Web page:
Vestigial Judaism, Part II: Rural/urban distinctions in the South.

In the first half of this blog post, I explored to the best of my ability the shifting religious landscape from an often overlooked perspective: that of the small-town southern Jew. The South is not without its high concentrations of Jews, particularly in south Florida (north of Miami), a rapidly growing population in major cities

Vestigial Judaism, Part I: Louisiana small town archaeology.

Americans tend to be restless. Amidst all differences in ethnicities, religions, national origins, and political allegiances, one trait that seems to unite the people of this country is our unrelenting propensity to move. I’ve blogged about it in the past, and it was obvious then that it wouldn’t be the last time: physical manifestations of

Streetscape enhancements in a spray can.

Most of us living in reasonably large metropolitan areas have witnessed the fallout from the bursting real estate bubble—one of several, successive machine-gun misfortunes to befall our economy during this ruthless recession. Even if you don’t live in a city that has suffered as greatly as Las Vegas or Phoenix or Naples, Florida, you most

The cruel hand of improvement takes a swipe.

I have made a real attempt in this blog to hide my dislike for the word “progressive”—the truth is, I explicitly try to avoid using it whenever possible. When I have let it slide, I nearly always find myself framing the word with those irritating, ironic quotes, as though there’s a current of mockery underlying

Let the feet do the wayfinding.

Among the quietest, most modest recent additions to the American landscape are aids for the visually impaired. With little fanfare, they have proliferated in the past decade; perhaps it is to be expected that this has happened discreetly, since the target constituent cannot see them. In an increasing number of downtowns, one hears a voice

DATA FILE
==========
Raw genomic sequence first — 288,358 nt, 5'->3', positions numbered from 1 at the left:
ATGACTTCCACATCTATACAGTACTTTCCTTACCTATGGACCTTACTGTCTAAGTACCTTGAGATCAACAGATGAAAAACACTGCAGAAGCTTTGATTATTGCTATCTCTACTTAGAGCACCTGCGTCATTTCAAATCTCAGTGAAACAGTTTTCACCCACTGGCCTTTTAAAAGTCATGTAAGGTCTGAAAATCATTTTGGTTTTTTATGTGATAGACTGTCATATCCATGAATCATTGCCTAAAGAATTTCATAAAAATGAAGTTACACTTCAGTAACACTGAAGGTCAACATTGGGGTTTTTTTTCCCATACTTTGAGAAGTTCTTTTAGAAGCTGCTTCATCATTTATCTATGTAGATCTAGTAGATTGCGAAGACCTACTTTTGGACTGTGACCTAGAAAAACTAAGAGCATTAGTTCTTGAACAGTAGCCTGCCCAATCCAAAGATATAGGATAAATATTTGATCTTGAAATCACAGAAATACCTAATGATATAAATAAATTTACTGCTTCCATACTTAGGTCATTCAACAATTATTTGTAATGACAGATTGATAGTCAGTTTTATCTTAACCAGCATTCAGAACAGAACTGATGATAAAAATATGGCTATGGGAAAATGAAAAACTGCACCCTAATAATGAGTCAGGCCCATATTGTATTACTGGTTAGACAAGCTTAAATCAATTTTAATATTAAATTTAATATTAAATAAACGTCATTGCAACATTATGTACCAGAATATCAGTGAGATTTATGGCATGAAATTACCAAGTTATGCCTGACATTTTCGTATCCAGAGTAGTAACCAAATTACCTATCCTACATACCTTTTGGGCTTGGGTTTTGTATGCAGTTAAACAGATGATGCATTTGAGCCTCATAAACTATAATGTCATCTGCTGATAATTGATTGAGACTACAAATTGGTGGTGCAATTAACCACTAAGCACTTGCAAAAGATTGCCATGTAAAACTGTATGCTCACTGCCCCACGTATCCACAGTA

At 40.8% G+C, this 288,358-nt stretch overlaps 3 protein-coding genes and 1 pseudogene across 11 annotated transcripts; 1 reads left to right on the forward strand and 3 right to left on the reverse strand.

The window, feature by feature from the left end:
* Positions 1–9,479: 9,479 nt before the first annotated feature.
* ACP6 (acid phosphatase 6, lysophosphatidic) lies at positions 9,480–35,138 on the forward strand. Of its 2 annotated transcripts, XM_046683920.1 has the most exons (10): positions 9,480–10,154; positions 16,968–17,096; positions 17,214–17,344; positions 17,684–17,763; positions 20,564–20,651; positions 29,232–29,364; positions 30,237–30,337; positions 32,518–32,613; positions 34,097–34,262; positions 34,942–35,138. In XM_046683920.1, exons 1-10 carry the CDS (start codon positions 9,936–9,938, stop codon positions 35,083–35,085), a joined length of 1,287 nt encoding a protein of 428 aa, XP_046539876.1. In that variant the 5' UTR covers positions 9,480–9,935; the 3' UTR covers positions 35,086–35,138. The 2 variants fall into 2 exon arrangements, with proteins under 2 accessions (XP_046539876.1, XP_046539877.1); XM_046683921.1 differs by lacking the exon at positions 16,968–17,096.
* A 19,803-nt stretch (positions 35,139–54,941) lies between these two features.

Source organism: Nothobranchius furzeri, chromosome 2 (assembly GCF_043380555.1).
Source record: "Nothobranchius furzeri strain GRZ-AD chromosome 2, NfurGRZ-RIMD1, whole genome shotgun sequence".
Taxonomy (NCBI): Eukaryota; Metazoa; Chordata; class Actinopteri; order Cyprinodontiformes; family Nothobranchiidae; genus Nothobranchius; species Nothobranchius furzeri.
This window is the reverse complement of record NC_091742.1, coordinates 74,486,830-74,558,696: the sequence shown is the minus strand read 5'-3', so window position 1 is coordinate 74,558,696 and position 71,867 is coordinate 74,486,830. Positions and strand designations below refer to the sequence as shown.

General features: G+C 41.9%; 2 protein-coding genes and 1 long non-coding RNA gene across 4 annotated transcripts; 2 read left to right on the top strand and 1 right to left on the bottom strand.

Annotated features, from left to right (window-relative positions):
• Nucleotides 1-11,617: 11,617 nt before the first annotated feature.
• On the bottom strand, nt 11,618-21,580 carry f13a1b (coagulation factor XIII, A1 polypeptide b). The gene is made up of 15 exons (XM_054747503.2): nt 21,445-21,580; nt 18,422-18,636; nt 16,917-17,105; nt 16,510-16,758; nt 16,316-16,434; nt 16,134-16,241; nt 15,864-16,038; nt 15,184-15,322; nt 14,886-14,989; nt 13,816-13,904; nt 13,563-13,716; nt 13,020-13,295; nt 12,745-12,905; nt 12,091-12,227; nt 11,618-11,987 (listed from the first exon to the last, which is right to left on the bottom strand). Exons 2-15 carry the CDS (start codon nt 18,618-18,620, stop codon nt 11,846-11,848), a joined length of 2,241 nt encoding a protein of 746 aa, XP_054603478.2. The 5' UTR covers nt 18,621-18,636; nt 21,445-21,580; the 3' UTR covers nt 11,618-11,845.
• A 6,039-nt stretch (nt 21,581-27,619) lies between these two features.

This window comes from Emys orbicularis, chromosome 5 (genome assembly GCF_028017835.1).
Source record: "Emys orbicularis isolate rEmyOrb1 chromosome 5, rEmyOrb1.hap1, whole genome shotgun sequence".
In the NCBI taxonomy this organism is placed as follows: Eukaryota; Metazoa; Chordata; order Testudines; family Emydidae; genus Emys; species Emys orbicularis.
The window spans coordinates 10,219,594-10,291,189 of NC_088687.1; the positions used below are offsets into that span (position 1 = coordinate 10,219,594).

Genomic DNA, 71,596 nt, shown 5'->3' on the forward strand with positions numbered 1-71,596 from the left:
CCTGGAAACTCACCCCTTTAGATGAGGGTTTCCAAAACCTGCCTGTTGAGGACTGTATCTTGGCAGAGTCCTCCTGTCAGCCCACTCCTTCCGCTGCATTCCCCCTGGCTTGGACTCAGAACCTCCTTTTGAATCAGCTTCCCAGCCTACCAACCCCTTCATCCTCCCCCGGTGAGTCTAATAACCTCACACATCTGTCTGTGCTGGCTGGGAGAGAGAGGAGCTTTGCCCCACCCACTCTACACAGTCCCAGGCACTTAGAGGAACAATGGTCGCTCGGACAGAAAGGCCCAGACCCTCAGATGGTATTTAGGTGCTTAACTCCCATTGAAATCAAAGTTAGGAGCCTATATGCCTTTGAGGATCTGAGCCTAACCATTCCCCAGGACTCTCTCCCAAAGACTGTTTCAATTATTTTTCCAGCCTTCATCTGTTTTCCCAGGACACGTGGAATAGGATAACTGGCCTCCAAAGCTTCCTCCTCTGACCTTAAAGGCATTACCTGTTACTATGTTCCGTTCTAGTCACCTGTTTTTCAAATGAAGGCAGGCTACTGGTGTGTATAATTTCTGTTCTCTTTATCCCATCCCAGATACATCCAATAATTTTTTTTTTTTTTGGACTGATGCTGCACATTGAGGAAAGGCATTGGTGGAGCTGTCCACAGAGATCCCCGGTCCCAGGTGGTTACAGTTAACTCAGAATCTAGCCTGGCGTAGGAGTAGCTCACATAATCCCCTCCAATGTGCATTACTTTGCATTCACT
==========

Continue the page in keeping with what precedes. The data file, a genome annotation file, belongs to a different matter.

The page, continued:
Rolling back the pages of mega-retail history.

I’ve referred several times in the past to a labelscar without acknowledging that the term is hardly part of everyday idiom. A popular retail website/blog might share the name, but that doesn’t mean it has more than niche appeal. But it also isn’t particularly tough to figure out. It usually involves little more than the

Brick roads don’t always lead to Oz.

While this blog post won’t win any awards for brevity (would my blog ever win such a prize?), it surely surpasses all others for the simplicity of the concept. The photo below details the sidewalk upgrade component of a traffic improvement initiative in the Southdowns neighborhood of Baton Rouge. The area represents a banner opportunity

Streetscape enhancements in a spray can.

Most of us living in reasonably large metropolitan areas have witnessed the fallout from the bursting real estate bubble—one of several, successive machine-gun misfortunes to befall our economy during this ruthless recession. Even

The cruel hand of improvement takes a swipe.

I have made a real attempt in this blog to hide my dislike for the word “progressive”—the truth is, I explicitly try to avoid using it whenever possible. When I have let it

Let the feet do the wayfinding.

Among the quietest, most modest recent additions to the American landscape are aids for the visually impaired. With little fanfare, they have proliferated in the past decade; perhaps it is to be expected

Rolling back the pages of mega-retail history.

I’ve referred several times in the past to a labelscar without acknowledging that the term is hardly part of everyday idiom. A popular retail website/blog might share the name, but that doesn’t mean

Brick roads don’t always lead to Oz.

While this blog post won’t win any awards for brevity (would my blog ever win such a prize?), it surely surpasses all others for the simplicity of the concept. The photo below details